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What I'm wondering if the PCV (postive crankcase valve) operates upon pressure fluctuations/pulses, thus that is why it needs a spring, then what is purpose of the PCV. So what happens when the spring open/close function is broken and stays open.
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Are there none membrane based PCVs that I could replace mine with. The PCV on my Hyundai is metal and gromet with a spring but small. Coudl i replace the suzuki one with two connected PCVs from my Hyundai??
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Also will a baffled catch can smooth out the fluctuations and allow for a straight connection into the air intake between the filter and turbo replacing the PCV??
 

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Discussion Starter #7
any one know where the "Flesh air hose" connects to (red circle)

100347
 

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Discussion Starter #8 (Edited)
any one know where the "Flesh air hose" connects to (red circle)

View attachment 100347
Does it go to the Oil Pan?? The answer is yes.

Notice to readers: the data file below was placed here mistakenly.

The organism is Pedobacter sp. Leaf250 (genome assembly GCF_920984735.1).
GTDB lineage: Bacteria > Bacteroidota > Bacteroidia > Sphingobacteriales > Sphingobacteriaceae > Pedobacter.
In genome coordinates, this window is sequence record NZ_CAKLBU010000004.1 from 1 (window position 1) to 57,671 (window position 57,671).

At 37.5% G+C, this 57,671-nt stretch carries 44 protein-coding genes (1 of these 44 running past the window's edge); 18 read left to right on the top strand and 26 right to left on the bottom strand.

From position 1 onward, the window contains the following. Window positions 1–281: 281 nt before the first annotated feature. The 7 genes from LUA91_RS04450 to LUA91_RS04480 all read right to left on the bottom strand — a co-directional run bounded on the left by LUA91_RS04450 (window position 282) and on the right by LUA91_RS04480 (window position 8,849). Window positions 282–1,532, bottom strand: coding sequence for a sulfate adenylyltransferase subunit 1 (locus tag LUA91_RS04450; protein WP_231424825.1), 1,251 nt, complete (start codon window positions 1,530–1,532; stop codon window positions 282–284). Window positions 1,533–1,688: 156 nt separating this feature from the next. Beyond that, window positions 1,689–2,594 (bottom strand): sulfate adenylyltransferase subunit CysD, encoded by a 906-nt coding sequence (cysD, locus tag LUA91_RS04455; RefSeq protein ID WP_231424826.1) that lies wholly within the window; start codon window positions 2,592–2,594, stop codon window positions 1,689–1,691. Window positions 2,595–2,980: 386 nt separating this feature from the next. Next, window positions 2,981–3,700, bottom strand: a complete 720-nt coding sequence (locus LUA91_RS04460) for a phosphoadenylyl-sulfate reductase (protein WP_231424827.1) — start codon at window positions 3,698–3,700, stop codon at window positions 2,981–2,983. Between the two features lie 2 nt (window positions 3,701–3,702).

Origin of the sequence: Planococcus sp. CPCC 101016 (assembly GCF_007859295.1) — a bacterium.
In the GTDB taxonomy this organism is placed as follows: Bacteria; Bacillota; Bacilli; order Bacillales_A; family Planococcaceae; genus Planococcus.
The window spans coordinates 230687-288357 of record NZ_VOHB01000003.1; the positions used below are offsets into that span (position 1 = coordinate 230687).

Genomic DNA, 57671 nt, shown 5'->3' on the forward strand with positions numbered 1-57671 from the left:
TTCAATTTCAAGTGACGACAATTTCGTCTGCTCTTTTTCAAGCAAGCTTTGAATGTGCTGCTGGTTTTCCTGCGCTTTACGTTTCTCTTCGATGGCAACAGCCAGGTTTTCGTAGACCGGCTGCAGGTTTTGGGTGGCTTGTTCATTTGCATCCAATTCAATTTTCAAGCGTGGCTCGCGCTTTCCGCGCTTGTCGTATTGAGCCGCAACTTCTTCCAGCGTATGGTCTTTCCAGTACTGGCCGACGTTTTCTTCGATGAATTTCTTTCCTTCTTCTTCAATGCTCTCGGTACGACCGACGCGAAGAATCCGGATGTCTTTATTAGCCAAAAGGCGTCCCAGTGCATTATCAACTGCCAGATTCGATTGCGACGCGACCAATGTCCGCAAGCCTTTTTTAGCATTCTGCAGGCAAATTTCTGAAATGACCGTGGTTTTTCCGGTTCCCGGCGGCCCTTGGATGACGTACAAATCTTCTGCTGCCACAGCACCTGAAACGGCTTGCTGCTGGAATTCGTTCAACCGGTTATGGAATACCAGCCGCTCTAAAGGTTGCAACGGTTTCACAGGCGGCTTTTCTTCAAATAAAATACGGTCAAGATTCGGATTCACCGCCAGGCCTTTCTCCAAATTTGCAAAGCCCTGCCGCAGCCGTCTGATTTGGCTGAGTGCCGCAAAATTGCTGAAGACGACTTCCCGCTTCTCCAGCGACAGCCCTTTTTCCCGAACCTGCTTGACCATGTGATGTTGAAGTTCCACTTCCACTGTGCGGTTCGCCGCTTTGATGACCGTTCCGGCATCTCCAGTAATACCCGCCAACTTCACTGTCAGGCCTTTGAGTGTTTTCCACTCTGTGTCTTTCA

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That leads me to ask the question of where does the 'fresh air come from/through (filter) into the oil pan so i can check if it is blocked. I pushed air through the crankcase vent hoses and they flow air possible less flow than I would have expected.
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And would a single/any blocked oil jets cause pulsing from the blow back at the air intake above the air filter when cold?
.
100352
 

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What I'm wondering if the PCV (positive crankcase valve) operates upon pressure fluctuations/pulses, thus that is why it needs a spring, then what is purpose of the PCV. So what happens when the spring open/close function is broken and stays open.